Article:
If the big stars hadn't lined up behind the Screen Actors Guild at Frank Morgan's house at the bottom of the Depression, SAG might never have happened.
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International Box Office

Your foreign takings.

International -- Weekend Take -- (Accumulation)

1) World War Z -- $70,100,000 -- ($135, 300,000)

2) Monsters University -- $44,200,000 -- ($129,300,000)

3) Man Of Steel -- $52,200,000 -- ($271,100,000)

4) Despicable Me 2 -- $41,500,000 -- ($50,000,000)

5) Now You See Me -- $5,000,000 -- ($48,700,000)

6) Fast & Furious 6 -- $6,100,000 -- ($448,700,000)

7) The Hangover 3 -- $7,700,000 -- ($227,500,000)

8) Epic -- $5,100,000 -- ($130,500,000) ...

What leaps out at me is that two of three animated features are doing extremely well in the global marketplace.

Disney has a sizable hit with Monsters University, and Universal/Illumination Entertainment wil be owning have a blockbuster. DM 2, going head-to-head with Monsters in Australia, is the animated feature that came out on top.

There's going to be large numbers of animated features opening this summer; many (most?) will do big business at the turnstiles.

As for the latest international entry, the Nikkster informs us:

Despicable Me 2 opened #1 in five of its 6 new territories this weekend for an early cumulative total of $28M through Friday from the UK-Ireland, France, Belgium, Netherlands, French-speaking Switzerland, and Sweden.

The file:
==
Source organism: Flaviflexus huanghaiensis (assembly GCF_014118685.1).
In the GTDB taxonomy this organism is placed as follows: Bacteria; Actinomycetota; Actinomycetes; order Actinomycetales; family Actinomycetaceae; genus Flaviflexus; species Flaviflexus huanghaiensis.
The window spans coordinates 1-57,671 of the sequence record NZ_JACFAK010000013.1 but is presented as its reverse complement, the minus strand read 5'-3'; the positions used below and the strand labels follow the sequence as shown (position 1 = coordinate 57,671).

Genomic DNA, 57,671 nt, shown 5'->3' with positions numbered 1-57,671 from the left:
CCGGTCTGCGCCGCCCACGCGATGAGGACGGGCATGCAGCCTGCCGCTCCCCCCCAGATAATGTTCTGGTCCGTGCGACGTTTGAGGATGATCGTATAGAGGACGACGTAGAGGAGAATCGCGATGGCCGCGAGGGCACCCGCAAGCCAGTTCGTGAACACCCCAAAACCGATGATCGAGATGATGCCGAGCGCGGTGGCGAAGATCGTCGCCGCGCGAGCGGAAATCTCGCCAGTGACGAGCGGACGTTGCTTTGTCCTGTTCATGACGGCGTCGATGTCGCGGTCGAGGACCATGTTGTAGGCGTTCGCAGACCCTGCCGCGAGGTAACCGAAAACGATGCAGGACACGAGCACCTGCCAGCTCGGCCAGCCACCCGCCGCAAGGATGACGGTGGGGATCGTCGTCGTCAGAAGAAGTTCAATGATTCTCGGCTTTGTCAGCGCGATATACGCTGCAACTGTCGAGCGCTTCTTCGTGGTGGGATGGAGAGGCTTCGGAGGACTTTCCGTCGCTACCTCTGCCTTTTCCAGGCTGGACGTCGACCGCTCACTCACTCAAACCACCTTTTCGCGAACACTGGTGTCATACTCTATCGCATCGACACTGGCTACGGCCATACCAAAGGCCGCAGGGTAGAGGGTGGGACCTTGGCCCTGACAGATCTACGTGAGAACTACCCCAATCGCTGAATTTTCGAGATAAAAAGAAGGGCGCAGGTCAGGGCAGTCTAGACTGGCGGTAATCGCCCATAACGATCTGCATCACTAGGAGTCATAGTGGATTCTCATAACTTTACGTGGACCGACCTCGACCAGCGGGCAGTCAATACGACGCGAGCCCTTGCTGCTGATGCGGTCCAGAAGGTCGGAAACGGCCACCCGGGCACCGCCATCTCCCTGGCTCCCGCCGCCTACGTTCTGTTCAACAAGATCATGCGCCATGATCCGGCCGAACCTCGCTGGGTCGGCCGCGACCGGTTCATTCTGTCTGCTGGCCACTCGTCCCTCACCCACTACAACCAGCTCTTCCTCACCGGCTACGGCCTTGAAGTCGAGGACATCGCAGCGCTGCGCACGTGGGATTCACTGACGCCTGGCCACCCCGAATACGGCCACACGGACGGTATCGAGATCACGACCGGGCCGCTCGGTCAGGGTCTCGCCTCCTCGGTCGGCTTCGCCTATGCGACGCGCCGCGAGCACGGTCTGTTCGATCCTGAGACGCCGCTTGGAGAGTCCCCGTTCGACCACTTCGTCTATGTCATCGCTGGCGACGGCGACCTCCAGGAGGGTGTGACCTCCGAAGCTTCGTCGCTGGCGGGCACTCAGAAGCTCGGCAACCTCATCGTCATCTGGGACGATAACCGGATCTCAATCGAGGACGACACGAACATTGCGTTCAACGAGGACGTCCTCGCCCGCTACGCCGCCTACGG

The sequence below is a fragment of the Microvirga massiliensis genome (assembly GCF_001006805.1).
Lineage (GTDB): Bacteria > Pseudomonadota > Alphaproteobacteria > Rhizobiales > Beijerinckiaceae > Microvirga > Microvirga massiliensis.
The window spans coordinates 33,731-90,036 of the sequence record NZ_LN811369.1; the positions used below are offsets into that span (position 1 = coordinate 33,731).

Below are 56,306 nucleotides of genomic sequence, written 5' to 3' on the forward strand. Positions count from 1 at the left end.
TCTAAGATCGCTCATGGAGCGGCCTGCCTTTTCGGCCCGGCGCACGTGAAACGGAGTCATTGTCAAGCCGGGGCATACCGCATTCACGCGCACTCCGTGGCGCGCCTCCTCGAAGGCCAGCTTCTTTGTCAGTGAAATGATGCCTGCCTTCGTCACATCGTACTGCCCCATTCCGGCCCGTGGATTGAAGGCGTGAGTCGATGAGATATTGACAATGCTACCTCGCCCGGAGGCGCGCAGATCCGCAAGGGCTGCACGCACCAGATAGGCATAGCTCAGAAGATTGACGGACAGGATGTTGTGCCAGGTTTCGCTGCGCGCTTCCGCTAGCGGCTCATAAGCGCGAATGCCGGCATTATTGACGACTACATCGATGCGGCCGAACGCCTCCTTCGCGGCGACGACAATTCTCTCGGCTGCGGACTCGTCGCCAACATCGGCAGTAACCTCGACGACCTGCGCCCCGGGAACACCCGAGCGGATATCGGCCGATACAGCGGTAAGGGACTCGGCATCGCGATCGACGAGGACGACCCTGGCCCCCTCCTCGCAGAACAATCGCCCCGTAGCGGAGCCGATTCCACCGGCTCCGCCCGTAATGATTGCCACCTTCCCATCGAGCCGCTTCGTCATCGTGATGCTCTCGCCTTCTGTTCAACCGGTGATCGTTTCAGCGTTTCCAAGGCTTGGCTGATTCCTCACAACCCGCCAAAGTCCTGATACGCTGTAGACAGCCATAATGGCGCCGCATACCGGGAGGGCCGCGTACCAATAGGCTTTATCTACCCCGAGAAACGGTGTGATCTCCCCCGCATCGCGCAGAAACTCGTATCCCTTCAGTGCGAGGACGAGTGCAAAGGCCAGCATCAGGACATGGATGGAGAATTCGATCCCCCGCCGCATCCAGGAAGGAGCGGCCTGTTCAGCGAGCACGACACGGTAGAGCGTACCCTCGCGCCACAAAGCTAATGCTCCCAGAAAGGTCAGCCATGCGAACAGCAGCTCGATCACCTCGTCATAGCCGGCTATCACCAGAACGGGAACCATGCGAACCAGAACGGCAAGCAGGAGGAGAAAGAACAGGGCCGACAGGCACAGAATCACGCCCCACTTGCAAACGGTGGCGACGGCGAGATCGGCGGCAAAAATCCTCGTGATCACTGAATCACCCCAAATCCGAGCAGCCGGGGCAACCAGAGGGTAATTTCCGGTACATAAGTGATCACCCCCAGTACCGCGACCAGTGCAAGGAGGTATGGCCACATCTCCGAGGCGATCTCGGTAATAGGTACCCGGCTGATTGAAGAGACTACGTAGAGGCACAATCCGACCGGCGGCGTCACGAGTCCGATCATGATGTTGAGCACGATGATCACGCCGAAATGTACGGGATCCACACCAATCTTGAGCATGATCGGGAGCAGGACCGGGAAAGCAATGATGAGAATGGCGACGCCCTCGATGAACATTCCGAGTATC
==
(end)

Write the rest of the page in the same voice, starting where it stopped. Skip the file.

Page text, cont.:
The weekend estimate is for an early total of $48.6M through Sunday. As a comparison in the same seven territories, DM2 is performing well ahead of the original Despicable Me as well as DreamWorks sequels Kung Fu Panda 2 and Madagascar 2 and 3. Gru and his manic minions open in North America in limited release Tuesday night and go wide on Wednesday before the Fourth Of July holiday.

Expectations are for new records in the 38 territories with the U.S./Canada opening next weekend. ...
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Gonna Be Big

This non-Pixar/Disney/DreamWorks/Blue Sky cartoon has been percolating a bit of a while:

Over the weekend, the Universal and Illumination Entertainment sequel -- returning the character Gru and his army of minions to the big screen -- grossed $41.5 million from only seven international markets for an early foreign total of $50 million (it opened in Australia last weekend).